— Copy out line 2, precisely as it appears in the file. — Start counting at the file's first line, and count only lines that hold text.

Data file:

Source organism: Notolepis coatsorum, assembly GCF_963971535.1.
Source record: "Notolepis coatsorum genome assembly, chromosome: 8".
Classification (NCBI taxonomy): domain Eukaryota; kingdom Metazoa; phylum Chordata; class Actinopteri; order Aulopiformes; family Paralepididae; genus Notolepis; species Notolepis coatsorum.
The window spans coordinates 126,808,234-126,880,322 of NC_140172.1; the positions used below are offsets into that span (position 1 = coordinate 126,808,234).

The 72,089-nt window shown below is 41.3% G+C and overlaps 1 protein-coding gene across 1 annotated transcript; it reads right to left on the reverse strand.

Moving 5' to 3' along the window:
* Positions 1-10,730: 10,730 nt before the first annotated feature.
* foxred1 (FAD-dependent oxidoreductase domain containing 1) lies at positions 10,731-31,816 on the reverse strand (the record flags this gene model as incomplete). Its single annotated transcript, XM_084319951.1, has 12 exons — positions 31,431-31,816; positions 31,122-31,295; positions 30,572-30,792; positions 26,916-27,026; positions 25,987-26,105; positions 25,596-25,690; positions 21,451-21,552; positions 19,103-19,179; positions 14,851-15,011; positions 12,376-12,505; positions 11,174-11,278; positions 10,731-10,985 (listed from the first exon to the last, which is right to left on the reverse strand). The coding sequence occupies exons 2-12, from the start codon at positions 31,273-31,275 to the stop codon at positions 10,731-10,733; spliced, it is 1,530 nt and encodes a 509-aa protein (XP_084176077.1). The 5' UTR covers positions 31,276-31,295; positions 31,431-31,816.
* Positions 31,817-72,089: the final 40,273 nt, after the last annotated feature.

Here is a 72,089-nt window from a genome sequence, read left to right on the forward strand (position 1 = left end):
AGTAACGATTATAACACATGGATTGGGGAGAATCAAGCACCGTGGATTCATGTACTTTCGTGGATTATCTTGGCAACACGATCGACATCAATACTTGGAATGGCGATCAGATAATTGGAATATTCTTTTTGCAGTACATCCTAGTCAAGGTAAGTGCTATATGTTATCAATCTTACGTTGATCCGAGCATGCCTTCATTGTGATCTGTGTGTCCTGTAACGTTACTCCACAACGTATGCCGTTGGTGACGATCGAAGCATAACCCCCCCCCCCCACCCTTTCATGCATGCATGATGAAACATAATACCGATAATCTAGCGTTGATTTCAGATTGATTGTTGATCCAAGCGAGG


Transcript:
Source record: "Notolepis coatsorum genome assembly, chromosome: 8".